Why It’s Never About “What Does This Mean to Me?”

Carrie Runn


If you missed Monday’s important introductory note about the upcoming change regarding Time With God, please see it here: http://twg.austinridge.org/sola-scriptura.

Thursday, Jan 17, 2019 | Hebrews 4:12-16

Getting Started

There are two well-meaning questions on most of our minds as we read and apply Scripture: “What does this mean to me?” and, “What does this passage teach about what I am supposed to do?” Yet, if we try to apply the Bible only in these ways, we are missing Scripture’s intended purpose. From Genesis to Revelation, Scripture’s design is to reveal our spiritual brokenness and point us to Christ (Hebrews 4:12-16). This redemptive focus isn’t about merely changing our behavior; it’s about changing our heart. The end goal of Bible study is Christ-centered application so that we might become more like Jesus, day by day, little by little.

  • How do you practically apply what you’ve read in Scripture to your life?

Read the Word

Hebrews 4:12-16 (ESV)

12 For the word of God is living and active, sharper than any two-edged sword, piercing to the division of soul and of spirit, of joints and of marrow, and discerning the thoughts and intentions of the heart. 13 And no creature is hidden from his sight, but all are naked and exposed to the eyes of him to whom we must give account.

14 Since then we have a great high priest who has passed through the heavens, Jesus, the Son of God, let us hold fast our confession. 15 For we do not have a high priest who is unable to sympathize with our weaknesses, but one who in every respect has been tempted as we are, yet without sin. 16 Let us then with confidence draw near to the throne of grace, that we may receive mercy and find grace to help in time of need.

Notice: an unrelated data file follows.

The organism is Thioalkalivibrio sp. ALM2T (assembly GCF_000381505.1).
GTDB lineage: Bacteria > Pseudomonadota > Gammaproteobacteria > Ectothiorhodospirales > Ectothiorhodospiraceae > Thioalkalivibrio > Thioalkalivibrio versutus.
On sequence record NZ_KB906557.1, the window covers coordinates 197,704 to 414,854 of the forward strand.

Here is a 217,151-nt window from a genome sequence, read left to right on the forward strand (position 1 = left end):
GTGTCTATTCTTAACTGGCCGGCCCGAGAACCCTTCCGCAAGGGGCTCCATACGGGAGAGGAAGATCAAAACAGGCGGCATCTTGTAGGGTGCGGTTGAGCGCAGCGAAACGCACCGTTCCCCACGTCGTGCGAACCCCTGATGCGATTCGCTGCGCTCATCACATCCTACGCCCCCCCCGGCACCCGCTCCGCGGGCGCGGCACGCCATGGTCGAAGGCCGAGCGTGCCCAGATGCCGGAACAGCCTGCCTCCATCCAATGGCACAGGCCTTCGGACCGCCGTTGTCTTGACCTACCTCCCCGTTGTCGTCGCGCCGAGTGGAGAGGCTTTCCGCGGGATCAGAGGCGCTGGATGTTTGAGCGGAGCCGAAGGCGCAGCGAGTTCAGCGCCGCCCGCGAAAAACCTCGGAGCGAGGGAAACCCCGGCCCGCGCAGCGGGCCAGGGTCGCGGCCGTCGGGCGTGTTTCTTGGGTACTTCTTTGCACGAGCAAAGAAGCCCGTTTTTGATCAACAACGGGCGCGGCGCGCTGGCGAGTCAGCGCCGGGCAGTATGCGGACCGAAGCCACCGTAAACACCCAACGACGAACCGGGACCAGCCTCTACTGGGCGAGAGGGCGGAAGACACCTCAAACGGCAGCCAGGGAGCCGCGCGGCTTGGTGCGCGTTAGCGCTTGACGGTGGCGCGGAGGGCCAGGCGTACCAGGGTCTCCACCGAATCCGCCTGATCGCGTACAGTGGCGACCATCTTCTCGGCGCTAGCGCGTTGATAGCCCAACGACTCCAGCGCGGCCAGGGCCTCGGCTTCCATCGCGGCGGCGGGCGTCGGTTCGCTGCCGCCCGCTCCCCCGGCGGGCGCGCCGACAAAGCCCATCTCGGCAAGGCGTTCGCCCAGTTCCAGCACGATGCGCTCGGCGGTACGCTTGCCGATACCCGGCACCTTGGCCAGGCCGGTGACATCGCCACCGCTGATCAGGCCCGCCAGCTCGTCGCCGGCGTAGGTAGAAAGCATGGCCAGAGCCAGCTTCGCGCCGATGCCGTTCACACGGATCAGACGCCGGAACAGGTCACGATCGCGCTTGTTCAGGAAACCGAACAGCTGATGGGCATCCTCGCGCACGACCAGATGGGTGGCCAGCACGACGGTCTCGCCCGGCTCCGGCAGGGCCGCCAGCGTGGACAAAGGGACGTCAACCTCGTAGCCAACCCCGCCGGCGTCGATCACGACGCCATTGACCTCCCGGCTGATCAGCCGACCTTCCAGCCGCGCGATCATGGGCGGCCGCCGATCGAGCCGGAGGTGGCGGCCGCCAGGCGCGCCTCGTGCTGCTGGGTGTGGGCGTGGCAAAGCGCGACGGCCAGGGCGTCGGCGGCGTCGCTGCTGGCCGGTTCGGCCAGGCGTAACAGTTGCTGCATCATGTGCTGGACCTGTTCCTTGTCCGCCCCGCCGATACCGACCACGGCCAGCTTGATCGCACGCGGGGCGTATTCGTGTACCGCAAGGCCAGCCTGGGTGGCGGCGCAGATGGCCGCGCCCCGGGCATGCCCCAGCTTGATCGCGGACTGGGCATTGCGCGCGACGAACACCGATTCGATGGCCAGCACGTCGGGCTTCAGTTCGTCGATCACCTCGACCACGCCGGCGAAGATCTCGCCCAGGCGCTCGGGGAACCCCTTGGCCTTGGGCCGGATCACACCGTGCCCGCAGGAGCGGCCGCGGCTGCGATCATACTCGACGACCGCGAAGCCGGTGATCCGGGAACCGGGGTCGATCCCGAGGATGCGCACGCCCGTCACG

English Standard Version, copyright 2001 by Crossway Bibles. Used by permission. All rights reserved.

Digging Deeper

(NOTE: These are all application questions for today’s study.)

These are the timeless truths to which we will anchor our application (see Tuesday’s post for previous study of this passage):

  • This passage points out spiritual brokenness, in that people are naked and exposed, weak; they sin when tempted; they need mercy and grace; they are needy (vss. 13,15,16).
  • This passage points to Christ, in that he is the Great High Priest and the Son of God who can sympathize with weakness; he has never sinned even though he was tempted; he allows us to draw near to his throne of grace; he gives mercy and grace; he offers help to the needy (vss. 14-16).
  1. How do you share in the spiritual brokenness pointed out in this passage? (See the first bullet point above and choose the ones that resonate with you today.)
  2. How does this passage point you to a redemptive solution that God provides? (See the second bullet point above and choose the “solution” that Jesus offers for the “problem” of your sin and brokenness.)
  3. Based on who God is and what he’s done in this passage, how does God want you to respond to him? Is there something to believe? A sin to confess? An attitude to change? An ethical response that you can live out?
  4. Even though God’s Word exposes me completely, I don’t have to fear. I can draw near to the throne of grace with confidence. Why? Because Jesus sympathizes with my weakness. He’ll give me grace and mercy. This gives me strength, in turn, to sympathize with the sins and brokenness of others, and to respond to them with the grace and mercy that Christ has given to me. What about you? How do need to respond to and live out God’s grace in this passage?

Respond to God

Bible study isn’t solely about me or what I think a passage means. It’s not about gaining more information or knowledge – the end goal is application, so that we might grow in heart-rooted holiness. Applying what we’ve learned is how we cooperate in becoming more and more like Jesus. Application must always be anchored in the timeless truths of the passage. It must first be rooted in the work of Christ and the grace of the gospel. Application is our response to who God is and what he’s done for us. We draw strength to live out our response from Christ alone, in the power of the Holy Spirit.

  • Pray that you would be a doer of the Word and not just a hearer.
  • Pause and pray that the Spirit would lead you to intentionally respond to the Word each time you open its pages.

Questions or Comments